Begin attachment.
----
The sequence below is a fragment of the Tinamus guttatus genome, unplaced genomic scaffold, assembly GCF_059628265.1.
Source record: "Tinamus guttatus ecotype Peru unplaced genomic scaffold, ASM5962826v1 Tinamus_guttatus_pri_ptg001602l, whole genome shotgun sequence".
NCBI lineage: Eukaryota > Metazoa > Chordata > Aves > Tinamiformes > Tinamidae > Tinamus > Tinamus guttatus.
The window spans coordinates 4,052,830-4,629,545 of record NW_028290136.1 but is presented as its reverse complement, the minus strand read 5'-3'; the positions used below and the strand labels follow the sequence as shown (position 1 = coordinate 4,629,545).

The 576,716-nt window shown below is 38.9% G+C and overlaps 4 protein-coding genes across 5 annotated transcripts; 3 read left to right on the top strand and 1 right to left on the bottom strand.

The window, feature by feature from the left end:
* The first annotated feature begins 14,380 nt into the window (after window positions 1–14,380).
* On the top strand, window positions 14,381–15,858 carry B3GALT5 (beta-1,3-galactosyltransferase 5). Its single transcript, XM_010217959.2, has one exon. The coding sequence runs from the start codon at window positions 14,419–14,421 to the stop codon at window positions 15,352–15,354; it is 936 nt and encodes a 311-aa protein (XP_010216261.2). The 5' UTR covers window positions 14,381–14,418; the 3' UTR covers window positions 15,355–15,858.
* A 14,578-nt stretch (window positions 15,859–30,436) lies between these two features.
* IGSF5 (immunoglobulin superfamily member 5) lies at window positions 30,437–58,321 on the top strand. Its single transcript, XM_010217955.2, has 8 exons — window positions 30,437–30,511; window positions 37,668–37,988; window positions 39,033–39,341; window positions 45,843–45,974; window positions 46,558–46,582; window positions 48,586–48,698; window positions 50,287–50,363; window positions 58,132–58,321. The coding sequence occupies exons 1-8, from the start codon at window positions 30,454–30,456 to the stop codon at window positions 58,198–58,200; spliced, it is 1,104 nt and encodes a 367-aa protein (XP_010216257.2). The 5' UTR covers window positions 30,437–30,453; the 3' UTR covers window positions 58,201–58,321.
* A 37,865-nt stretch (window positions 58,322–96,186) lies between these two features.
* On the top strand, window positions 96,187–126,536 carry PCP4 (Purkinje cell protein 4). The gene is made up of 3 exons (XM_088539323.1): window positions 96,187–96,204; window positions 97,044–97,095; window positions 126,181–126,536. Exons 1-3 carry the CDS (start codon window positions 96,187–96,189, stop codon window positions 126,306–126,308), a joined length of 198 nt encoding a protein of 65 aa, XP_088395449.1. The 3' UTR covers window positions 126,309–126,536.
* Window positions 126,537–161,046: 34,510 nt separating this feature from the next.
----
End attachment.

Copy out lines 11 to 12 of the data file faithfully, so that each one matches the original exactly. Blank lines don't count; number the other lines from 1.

* A 37,865-nt stretch (window positions 58,322–96,186) lies between these two features.
* On the top strand, window positions 96,187–126,536 carry PCP4 (Purkinje cell protein 4). The gene is made up of 3 exons (XM_088539323.1): window positions 96,187–96,204; window positions 97,044–97,095; window positions 126,181–126,536. Exons 1-3 carry the CDS (start codon window positions 96,187–96,189, stop codon window positions 126,306–126,308), a joined length of 198 nt encoding a protein of 65 aa, XP_088395449.1. The 3' UTR covers window positions 126,309–126,536.